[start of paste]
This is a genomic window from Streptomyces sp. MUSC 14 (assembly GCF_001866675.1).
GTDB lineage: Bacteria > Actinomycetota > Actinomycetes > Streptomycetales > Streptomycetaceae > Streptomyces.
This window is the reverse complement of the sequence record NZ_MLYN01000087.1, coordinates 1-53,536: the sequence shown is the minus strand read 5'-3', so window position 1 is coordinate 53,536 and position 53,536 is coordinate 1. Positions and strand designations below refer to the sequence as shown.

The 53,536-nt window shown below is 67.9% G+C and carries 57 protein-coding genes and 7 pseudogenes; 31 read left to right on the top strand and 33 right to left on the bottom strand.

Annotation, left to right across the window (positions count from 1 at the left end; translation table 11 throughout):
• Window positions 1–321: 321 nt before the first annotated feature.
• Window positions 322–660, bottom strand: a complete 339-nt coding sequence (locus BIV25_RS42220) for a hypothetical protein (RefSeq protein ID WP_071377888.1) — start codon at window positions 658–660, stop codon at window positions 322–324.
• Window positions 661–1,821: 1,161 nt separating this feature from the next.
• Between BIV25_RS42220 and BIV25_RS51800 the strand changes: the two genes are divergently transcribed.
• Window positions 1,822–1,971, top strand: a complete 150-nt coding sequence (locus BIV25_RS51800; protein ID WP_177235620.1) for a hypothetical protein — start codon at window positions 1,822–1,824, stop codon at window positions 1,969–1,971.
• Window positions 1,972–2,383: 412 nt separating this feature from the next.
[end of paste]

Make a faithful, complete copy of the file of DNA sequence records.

This is a genomic window from Streptomyces sp. MUSC 14 (assembly GCF_001866675.1).
GTDB lineage: Bacteria > Actinomycetota > Actinomycetes > Streptomycetales > Streptomycetaceae > Streptomyces.
This window is the reverse complement of the sequence record NZ_MLYN01000087.1, coordinates 1-53,536: the sequence shown is the minus strand read 5'-3', so window position 1 is coordinate 53,536 and position 53,536 is coordinate 1. Positions and strand designations below refer to the sequence as shown.

The 53,536-nt window shown below is 67.9% G+C and carries 57 protein-coding genes and 7 pseudogenes; 31 read left to right on the top strand and 33 right to left on the bottom strand.

Annotation, left to right across the window (positions count from 1 at the left end; translation table 11 throughout):
• Window positions 1–321: 321 nt before the first annotated feature.
• Window positions 322–660, bottom strand: a complete 339-nt coding sequence (locus BIV25_RS42220) for a hypothetical protein (RefSeq protein ID WP_071377888.1) — start codon at window positions 658–660, stop codon at window positions 322–324.
• Window positions 661–1,821: 1,161 nt separating this feature from the next.
• Between BIV25_RS42220 and BIV25_RS51800 the strand changes: the two genes are divergently transcribed.
• Window positions 1,822–1,971, top strand: a complete 150-nt coding sequence (locus BIV25_RS51800; protein ID WP_177235620.1) for a hypothetical protein — start codon at window positions 1,822–1,824, stop codon at window positions 1,969–1,971.
• Window positions 1,972–2,383: 412 nt separating this feature from the next.